State Street Resolution

Proxy Voting

State Street Corporation is a respected leader in the financial services industry and State Street Global Advisors (SSgA) has a long track record of responsive service to investment management clients.

State Street publishes an annual Corporate Social Responsibility (CSR) Report, describing a broad spectrum of policies and programs addressing sustainability concerns. “Simply put, corporate social responsibility is good for business,” asserts the 2007 CSR Report.

The 2006 CSR report states “You will read about how we protect shareholder value through corporate governance; conduct our global business by collaborating with customers and strategic partners; preserve the environment; create a positive work environment for our employees; and serve our communities...and why we think sustainability is important to our long-term success.”

Furthermore, since 1986 SSgA has offered socially screened portfolios for clients. By 2007, according to the CSR Report, SSgA was managing $80 billion in assets incorporating environmental, social and governance factors.

As part of its fiduciary duty, State Street is responsible for voting proxies of companies in which it holds stock on behalf of clients. However, its proxy voting record seems to ignore State Street’s proclaimed environmental commitment and stated position regarding the impact of key environmental factors on shareholder value. A thoughtful fiduciary must carefully review the economic rationale for all proxy initiatives.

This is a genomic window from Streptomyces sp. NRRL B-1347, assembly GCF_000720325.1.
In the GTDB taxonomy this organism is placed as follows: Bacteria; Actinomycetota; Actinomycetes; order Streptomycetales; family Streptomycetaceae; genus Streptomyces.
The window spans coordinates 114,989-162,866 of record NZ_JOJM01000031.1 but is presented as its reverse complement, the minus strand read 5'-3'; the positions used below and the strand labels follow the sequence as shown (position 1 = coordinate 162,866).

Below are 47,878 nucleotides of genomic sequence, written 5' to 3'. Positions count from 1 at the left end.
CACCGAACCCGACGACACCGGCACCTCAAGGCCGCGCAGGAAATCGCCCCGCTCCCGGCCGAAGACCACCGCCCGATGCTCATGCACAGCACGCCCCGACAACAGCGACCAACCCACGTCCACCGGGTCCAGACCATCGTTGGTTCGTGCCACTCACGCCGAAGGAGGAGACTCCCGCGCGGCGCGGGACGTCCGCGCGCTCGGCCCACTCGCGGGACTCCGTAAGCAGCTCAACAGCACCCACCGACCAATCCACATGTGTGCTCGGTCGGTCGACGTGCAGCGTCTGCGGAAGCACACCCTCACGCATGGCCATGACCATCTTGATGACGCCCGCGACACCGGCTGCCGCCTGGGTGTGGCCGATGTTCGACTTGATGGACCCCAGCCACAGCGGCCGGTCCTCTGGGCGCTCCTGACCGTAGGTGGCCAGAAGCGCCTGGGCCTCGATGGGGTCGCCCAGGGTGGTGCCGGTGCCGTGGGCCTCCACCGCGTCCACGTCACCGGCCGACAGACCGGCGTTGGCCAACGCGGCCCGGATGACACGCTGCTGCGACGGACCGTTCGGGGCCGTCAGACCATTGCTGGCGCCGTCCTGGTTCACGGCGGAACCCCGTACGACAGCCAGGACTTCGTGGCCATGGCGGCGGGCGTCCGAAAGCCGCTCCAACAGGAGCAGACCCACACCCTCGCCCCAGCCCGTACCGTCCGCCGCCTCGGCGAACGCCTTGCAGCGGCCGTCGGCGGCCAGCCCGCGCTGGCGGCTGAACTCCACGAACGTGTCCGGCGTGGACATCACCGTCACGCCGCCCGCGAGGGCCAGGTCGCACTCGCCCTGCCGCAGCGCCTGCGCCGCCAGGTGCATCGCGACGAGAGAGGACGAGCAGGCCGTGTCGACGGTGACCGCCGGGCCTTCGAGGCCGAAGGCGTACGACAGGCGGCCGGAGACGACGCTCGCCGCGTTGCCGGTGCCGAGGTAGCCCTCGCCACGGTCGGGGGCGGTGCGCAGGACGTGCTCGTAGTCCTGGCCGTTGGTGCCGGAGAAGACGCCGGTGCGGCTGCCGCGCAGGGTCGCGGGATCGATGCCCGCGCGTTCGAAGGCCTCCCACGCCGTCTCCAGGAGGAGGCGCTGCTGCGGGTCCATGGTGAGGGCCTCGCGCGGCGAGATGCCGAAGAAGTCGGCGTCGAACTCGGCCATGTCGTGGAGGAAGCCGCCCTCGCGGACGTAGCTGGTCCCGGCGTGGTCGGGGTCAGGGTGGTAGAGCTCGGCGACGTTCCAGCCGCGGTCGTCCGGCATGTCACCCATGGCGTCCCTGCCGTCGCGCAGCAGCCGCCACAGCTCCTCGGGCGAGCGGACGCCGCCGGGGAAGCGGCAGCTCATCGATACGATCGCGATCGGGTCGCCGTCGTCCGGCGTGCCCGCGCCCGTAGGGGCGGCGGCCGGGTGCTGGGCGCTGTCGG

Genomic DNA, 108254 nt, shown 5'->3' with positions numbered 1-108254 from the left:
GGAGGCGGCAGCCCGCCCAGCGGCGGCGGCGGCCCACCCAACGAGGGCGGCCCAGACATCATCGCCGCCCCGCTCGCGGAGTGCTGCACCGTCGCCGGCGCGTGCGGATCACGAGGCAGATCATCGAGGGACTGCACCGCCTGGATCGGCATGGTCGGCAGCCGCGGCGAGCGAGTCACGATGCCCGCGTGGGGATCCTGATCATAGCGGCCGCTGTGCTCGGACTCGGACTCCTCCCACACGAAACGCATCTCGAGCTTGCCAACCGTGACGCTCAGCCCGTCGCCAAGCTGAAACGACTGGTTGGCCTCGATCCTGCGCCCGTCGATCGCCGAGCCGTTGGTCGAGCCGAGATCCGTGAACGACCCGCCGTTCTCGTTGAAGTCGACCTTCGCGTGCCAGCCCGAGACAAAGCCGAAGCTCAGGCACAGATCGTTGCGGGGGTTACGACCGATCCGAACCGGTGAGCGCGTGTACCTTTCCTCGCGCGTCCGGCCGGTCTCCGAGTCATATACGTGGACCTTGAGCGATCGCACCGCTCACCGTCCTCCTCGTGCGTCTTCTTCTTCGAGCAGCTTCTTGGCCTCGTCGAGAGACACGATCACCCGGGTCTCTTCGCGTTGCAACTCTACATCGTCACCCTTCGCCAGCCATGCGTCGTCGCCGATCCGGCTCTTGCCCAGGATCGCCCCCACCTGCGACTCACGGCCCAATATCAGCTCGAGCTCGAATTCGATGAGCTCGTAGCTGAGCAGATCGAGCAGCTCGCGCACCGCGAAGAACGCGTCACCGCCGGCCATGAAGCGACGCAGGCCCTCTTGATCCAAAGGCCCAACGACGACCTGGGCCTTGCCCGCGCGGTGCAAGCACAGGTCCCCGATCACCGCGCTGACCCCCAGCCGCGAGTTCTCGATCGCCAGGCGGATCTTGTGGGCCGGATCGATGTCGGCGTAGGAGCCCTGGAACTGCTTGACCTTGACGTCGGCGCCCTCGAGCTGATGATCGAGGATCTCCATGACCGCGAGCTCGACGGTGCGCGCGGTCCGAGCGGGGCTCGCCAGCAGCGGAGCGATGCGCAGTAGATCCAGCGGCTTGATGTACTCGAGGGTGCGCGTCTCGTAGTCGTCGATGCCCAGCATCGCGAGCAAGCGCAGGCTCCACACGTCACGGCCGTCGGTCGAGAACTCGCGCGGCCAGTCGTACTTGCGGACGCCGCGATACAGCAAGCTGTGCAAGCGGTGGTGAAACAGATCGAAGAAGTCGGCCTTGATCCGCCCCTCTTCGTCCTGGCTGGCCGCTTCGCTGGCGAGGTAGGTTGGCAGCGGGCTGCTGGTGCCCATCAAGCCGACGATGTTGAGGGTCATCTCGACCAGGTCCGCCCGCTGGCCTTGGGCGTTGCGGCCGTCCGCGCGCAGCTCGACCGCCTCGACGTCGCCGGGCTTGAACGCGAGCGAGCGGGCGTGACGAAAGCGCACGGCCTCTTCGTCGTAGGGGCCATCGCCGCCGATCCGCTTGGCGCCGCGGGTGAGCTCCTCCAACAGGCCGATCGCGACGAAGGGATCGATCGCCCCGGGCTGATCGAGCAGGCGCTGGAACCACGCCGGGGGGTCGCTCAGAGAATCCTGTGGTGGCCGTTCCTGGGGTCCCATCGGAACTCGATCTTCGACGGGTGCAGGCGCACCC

To the best of our knowledge, SSgA uniformly votes against all shareholder resolutions on social, environmental and climate change matters, backing management recommendations even when major proxy advisory services, such as RiskMetrics, support such resolutions with a clear, economic rationale.  

For example, increasingly investors around the world acknowledge the potential for climate change to affect long-term business success. Pension funds, investment management firms and other investors with over $50 trillion in assets under management support the Carbon Disclosure Project, an organization calling on companies to disclose their greenhouse gas emissions and reduction plans.

In 2008, over 50 resolutions were filed at companies facing a potential, significant business impact from climate change. Many of the resolutions simply asked for more disclosure, noting that thousands of companies globally report on their carbon emissions and steps they are taking to reduce them. State Street voted against such resolutions, in contrast to investment firms such as Goldman Sachs, Schwab and Lazard who supported some of them.

Ironically, State Street reports its own greenhouse gas emissions in its CSR Reports and further describes the company’s active role in addressing climate change.

We are disappointed that State Street’s proxy voting record does not reflect the company’s own commitment to climate change, as well as other social and environmental factors with the potential to impact long term shareholder value.

RESOLVED, Shareholders request the Board to initiate a review of SSgA’s Proxy Voting Policies, taking into account State Street’s own corporate responsibility and environmental positions and the fiduciary and economic case for the shareholder resolutions presented.  The review should consider updating State Street policies. The results of the review, conducted at reasonable cost and excluding proprietary information, should be reported to investors by October 2010.